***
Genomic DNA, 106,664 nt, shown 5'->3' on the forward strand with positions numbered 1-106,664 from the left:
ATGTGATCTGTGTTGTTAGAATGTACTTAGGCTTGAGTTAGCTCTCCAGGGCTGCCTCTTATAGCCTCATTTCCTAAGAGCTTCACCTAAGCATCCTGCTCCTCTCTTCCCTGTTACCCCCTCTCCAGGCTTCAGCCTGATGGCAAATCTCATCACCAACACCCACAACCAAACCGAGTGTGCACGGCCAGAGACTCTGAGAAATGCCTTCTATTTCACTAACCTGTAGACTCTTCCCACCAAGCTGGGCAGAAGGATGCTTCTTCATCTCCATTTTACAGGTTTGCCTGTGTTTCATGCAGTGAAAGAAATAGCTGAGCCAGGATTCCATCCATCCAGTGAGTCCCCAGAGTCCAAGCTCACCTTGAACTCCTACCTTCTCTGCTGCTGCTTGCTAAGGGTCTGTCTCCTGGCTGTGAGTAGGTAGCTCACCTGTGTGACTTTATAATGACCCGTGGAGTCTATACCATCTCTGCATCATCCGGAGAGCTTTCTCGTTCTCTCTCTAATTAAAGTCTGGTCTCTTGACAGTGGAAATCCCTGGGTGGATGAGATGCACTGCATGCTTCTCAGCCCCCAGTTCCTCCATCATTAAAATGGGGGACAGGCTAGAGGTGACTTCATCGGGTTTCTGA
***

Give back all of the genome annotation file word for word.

Genomic DNA, 106,664 nt, shown 5'->3' on the forward strand with positions numbered 1-106,664 from the left:
ATGTGATCTGTGTTGTTAGAATGTACTTAGGCTTGAGTTAGCTCTCCAGGGCTGCCTCTTATAGCCTCATTTCCTAAGAGCTTCACCTAAGCATCCTGCTCCTCTCTTCCCTGTTACCCCCTCTCCAGGCTTCAGCCTGATGGCAAATCTCATCACCAACACCCACAACCAAACCGAGTGTGCACGGCCAGAGACTCTGAGAAATGCCTTCTATTTCACTAACCTGTAGACTCTTCCCACCAAGCTGGGCAGAAGGATGCTTCTTCATCTCCATTTTACAGGTTTGCCTGTGTTTCATGCAGTGAAAGAAATAGCTGAGCCAGGATTCCATCCATCCAGTGAGTCCCCAGAGTCCAAGCTCACCTTGAACTCCTACCTTCTCTGCTGCTGCTTGCTAAGGGTCTGTCTCCTGGCTGTGAGTAGGTAGCTCACCTGTGTGACTTTATAATGACCCGTGGAGTCTATACCATCTCTGCATCATCCGGAGAGCTTTCTCGTTCTCTCTCTAATTAAAGTCTGGTCTCTTGACAGTGGAAATCCCTGGGTGGATGAGATGCACTGCATGCTTCTCAGCCCCCAGTTCCTCCATCATTAAAATGGGGGACAGGCTAGAGGTGACTTCATCGGGTTTCTGA